"For decades, the United States has not been in complete control of its borders," the president said. "As a result, many who want to work in our economy have been able to sneak across our border, and millions have stayed."

He called for enactment of a guest worker program to allow immigrants to take low-paying jobs, and he said employers must be held to account for hiring illegal immigrants. He said that a tamperproof identification card for workers would "leave employers with no excuse" for violating the law.

And he stressed that those who want to earn citizenship should have to assimilate into society, learn English, pay fines for breaking the law and pay back taxes.

"What I have just described is not amnesty," Bush said. "It is a way for those who have broken the law to pay their debt to society and demonstrate the character that makes a good citizen."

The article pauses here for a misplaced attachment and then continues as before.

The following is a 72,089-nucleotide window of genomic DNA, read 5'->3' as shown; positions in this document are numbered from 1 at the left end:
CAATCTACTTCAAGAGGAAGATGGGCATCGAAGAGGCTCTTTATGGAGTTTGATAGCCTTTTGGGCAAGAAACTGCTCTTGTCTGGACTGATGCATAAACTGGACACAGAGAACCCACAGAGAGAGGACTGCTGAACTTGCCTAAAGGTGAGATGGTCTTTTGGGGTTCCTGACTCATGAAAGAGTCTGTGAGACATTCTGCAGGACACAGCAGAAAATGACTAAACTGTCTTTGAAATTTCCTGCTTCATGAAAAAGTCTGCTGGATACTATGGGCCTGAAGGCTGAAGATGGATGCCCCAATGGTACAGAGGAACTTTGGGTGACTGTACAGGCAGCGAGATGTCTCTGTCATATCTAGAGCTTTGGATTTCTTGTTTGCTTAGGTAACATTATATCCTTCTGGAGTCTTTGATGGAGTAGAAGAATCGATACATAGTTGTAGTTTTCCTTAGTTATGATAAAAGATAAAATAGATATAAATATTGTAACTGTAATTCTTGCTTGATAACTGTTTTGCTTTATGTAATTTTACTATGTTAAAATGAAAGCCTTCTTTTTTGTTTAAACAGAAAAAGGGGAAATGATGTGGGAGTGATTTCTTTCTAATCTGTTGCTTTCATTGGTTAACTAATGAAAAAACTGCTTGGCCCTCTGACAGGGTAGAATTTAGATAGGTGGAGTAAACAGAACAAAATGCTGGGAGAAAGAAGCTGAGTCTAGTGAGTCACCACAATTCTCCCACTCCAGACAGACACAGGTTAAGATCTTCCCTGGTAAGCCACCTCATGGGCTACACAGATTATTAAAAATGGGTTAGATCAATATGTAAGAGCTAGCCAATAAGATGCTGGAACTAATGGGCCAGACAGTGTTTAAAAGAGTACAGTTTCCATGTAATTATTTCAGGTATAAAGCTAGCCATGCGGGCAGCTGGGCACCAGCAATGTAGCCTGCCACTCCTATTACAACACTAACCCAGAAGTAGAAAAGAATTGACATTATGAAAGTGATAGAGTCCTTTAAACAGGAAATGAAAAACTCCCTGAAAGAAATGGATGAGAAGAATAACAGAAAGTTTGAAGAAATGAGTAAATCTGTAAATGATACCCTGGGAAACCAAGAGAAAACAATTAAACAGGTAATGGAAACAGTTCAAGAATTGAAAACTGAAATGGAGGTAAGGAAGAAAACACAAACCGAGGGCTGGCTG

The president's call for tougher border security is part of a broader plan to overhaul a system that he has described as inhumane, with desperate foreigners risking their lives for a chance to earn U.S. wages. The issue raises emotions on all sides, with many Americans and influential conservatives in Congress angry that foreigners are taking jobs and draining resources across the country.

The White House hopes that the tougher security will be enough to get House conservatives to support the work permits and citizenship proposals that they have been opposed to. A bill that passed the House last year ignored those ideas and instead would increase criminal penalties for illegal immigrants and construct 700 miles of fencing.

Bush addressed some of his comments to lawmakers, calling on the Senate to act by the end of the month so a compromise can be reached with the House. "I want to speak directly to Members of the House and the Senate: An immigration reform bill needs to be comprehensive, because all elements of this problem must be addressed together, or none of them will be solved at all."

Copyright 2006 by The Associated Press. All Rights Reserved.